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    BAE Systems warns of risk from German stance on Saudi arms

    BAE Systems said German moves to block exports to Saudi Arabia could damage its major deals with the Kingdom and weigh on Britain's biggest defence company's financial performance.

    BAE said it was reliant on the approval of export licences by a number of governments in order to continue supplies to Saudi Arabia.

    "BAE Systems is therefore working closely with the UK government to minimise the risk of any such occurrence and the impact it would have on financial performance, the supply chain and relationships," it said in its annual results on Thursday.

    Shares in BAE slid 5.9 percent in early trading in London.

    Germany is part of the consortium that builds the Eurofighter Typhoon, a fighter jet that BAE has sold to Saudi Arabia, through Airbus and MTU Aero Engines.

    Germany's government is trying to halt weapons exports to Saudi Arabia after the killing of Saudi journalist Jamal Khashoggi in the Saudi consulate in Istanbul on Oct. 2, but Britain has urged the country to exempt big defence projects or face damage to its commercial credibility.

    On Wednesday, German Foreign Minister Heiko Maas said that future decisions on whether to deliver arms to Saudi Arabia will develop on how the conflict develops in Yemen.

    BAE makes 14 percent of its annual sales from selling Typhoons and other arms to the kingdom, and the tensions have raised questions about the UK government's 10 billion pound deal to sell Saudi Arabia 48 new Typhoons.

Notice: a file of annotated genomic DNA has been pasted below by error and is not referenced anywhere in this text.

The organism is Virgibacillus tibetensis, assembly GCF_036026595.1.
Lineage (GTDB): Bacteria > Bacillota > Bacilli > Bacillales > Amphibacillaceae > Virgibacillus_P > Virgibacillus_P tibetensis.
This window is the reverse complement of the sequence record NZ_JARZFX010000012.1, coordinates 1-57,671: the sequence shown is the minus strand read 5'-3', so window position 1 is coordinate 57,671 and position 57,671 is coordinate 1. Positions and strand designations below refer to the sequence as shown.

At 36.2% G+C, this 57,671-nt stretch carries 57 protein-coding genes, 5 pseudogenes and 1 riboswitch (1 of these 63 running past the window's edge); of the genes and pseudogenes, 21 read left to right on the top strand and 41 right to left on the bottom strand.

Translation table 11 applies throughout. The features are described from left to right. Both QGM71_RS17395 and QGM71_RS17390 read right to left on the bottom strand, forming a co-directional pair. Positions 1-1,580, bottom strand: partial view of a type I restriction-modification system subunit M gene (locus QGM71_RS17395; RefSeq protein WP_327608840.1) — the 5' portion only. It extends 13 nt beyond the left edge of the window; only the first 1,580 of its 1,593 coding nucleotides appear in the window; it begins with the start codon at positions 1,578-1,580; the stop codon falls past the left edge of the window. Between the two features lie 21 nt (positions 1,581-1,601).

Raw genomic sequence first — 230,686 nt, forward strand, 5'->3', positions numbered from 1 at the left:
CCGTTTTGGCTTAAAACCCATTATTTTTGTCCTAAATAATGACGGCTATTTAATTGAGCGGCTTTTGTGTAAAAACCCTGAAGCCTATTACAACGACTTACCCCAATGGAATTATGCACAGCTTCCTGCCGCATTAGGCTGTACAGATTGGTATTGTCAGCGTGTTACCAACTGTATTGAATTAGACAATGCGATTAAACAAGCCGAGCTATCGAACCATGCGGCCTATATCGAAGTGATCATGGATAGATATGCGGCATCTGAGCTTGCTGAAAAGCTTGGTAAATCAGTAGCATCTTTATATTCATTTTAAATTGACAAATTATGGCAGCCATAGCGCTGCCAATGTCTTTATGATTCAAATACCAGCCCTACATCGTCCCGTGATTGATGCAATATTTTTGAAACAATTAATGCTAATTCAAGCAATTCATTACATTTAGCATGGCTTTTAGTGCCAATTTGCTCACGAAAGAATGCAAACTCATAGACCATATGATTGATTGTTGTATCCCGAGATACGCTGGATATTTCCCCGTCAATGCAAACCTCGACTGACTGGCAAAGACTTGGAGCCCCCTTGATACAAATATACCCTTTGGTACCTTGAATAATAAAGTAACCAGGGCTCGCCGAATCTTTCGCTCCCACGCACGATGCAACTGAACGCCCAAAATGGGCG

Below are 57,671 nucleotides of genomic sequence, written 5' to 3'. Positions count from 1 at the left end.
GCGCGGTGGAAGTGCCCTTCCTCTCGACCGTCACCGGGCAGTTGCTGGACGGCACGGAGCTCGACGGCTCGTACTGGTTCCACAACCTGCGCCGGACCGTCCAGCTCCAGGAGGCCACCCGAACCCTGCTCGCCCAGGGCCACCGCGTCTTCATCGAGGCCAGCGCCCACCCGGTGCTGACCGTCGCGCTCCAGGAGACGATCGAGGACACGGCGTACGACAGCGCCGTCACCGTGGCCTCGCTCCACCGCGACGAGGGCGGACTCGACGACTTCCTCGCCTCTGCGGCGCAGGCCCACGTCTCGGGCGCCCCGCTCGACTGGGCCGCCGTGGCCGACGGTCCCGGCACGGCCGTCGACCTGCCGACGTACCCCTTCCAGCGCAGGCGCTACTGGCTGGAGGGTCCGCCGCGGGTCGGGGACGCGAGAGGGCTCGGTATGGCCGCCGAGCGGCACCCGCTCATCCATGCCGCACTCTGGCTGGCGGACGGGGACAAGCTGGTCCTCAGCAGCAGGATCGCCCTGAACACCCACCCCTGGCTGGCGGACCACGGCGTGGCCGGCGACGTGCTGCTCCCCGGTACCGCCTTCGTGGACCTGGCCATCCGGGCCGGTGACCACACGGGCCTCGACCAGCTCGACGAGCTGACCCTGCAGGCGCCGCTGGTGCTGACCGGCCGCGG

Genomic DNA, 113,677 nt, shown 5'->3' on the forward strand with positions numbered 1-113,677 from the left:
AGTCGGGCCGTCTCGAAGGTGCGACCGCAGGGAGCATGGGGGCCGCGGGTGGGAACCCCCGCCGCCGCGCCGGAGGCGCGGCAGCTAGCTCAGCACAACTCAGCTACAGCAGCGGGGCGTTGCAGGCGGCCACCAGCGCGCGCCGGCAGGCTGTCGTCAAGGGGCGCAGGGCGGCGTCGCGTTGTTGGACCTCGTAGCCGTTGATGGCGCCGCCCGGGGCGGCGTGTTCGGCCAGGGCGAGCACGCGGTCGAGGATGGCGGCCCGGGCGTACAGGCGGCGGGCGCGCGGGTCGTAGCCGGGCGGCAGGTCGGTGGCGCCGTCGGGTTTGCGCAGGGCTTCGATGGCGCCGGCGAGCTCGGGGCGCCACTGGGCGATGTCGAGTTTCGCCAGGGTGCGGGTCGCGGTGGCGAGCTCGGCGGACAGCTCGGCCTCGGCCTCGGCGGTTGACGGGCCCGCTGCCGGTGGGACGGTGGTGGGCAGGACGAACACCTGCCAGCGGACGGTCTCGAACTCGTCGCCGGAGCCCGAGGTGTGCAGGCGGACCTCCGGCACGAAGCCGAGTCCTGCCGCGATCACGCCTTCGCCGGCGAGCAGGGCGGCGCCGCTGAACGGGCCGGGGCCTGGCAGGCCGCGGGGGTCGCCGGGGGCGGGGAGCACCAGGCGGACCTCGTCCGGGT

The deal, confirmed in a memorandum of understanding last March, has not been finalised, and is not reflected in BAE's 2018 financial statements.

    "The issue of German licences is a political issue and as such requires it to be resolved at the political level," Chief Executive Charles Woodburn told reporters on Thursday.

    "To that end, we're working closely with the UK government," before adding "there's also a concern among industry partners such as Airbus."

    Despite the issue of Saudi exports and other geopolitical uncertainty, BAE said its earnings would grow in 2019 compared to a flat 2018.

    BAE said it expected mid-single digit growth in underlying earnings per share in 2019, compared to a full-year figure for last year of 42.9p, roughly flat on the previous year and in line with expectations.

    "The Group made good progress in strengthening the outlook and geographic base of the business, with a number of significant contract wins," Woodburn said.

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